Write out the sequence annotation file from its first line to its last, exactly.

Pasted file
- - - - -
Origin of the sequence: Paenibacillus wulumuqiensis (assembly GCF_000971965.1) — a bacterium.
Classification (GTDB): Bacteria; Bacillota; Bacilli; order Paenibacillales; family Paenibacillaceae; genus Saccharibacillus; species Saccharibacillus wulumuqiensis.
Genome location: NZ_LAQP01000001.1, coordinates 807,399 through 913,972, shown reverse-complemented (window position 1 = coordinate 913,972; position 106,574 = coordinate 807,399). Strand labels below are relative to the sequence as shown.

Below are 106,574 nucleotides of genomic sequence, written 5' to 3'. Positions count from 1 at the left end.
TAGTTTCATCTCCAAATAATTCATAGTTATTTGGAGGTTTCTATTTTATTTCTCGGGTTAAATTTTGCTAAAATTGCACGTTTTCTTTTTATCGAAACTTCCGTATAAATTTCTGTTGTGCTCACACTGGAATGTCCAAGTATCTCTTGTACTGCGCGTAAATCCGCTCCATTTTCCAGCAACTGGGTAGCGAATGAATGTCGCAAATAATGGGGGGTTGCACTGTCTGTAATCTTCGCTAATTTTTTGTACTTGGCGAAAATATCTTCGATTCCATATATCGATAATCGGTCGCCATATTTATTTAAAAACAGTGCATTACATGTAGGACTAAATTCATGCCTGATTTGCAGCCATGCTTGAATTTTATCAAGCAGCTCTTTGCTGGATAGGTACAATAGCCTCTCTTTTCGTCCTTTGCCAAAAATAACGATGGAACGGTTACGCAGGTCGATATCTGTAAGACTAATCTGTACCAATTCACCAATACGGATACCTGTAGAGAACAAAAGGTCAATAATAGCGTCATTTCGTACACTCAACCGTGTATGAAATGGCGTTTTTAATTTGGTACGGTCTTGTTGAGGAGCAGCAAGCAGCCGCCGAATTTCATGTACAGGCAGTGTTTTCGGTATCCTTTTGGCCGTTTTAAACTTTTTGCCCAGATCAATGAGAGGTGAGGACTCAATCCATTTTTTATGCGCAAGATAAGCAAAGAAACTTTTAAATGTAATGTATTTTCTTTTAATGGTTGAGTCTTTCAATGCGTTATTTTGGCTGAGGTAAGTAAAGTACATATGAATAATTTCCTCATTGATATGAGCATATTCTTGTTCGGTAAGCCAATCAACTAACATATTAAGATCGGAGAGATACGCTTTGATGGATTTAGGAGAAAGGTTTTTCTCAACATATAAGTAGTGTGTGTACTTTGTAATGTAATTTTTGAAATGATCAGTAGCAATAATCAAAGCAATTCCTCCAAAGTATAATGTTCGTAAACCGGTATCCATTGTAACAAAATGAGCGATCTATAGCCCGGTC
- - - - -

Origin of the sequence: Paenibacillus wulumuqiensis (assembly GCF_000971965.1) — a bacterium.
Classification (GTDB): Bacteria; Bacillota; Bacilli; order Paenibacillales; family Paenibacillaceae; genus Saccharibacillus; species Saccharibacillus wulumuqiensis.
Genome location: NZ_LAQP01000001.1, coordinates 807,399 through 913,972, shown reverse-complemented (window position 1 = coordinate 913,972; position 106,574 = coordinate 807,399). Strand labels below are relative to the sequence as shown.

Below are 106,574 nucleotides of genomic sequence, written 5' to 3'. Positions count from 1 at the left end.
TAGTTTCATCTCCAAATAATTCATAGTTATTTGGAGGTTTCTATTTTATTTCTCGGGTTAAATTTTGCTAAAATTGCACGTTTTCTTTTTATCGAAACTTCCGTATAAATTTCTGTTGTGCTCACACTGGAATGTCCAAGTATCTCTTGTACTGCGCGTAAATCCGCTCCATTTTCCAGCAACTGGGTAGCGAATGAATGTCGCAAATAATGGGGGGTTGCACTGTCTGTAATCTTCGCTAATTTTTTGTACTTGGCGAAAATATCTTCGATTCCATATATCGATAATCGGTCGCCATATTTATTTAAAAACAGTGCATTACATGTAGGACTAAATTCATGCCTGATTTGCAGCCATGCTTGAATTTTATCAAGCAGCTCTTTGCTGGATAGGTACAATAGCCTCTCTTTTCGTCCTTTGCCAAAAATAACGATGGAACGGTTACGCAGGTCGATATCTGTAAGACTAATCTGTACCAATTCACCAATACGGATACCTGTAGAGAACAAAAGGTCAATAATAGCGTCATTTCGTACACTCAACCGTGTATGAAATGGCGTTTTTAATTTGGTACGGTCTTGTTGAGGAGCAGCAAGCAGCCGCCGAATTTCATGTACAGGCAGTGTTTTCGGTATCCTTTTGGCCGTTTTAAACTTTTTGCCCAGATCAATGAGAGGTGAGGACTCAATCCATTTTTTATGCGCAAGATAAGCAAAGAAACTTTTAAATGTAATGTATTTTCTTTTAATGGTTGAGTCTTTCAATGCGTTATTTTGGCTGAGGTAAGTAAAGTACATATGAATAATTTCCTCATTGATATGAGCATATTCTTGTTCGGTAAGCCAATCAACTAACATATTAAGATCGGAGAGATACGCTTTGATGGATTTAGGAGAAAGGTTTTTCTCAACATATAAGTAGTGTGTGTACTTTGTAATGTAATTTTTGAAATGATCAGTAGCAATAATCAAAGCAATTCCTCCAAAGTATAATGTTCGTAAACCGGTATCCATTGTAACAAAATGAGCGATCTATAGCCCGGTC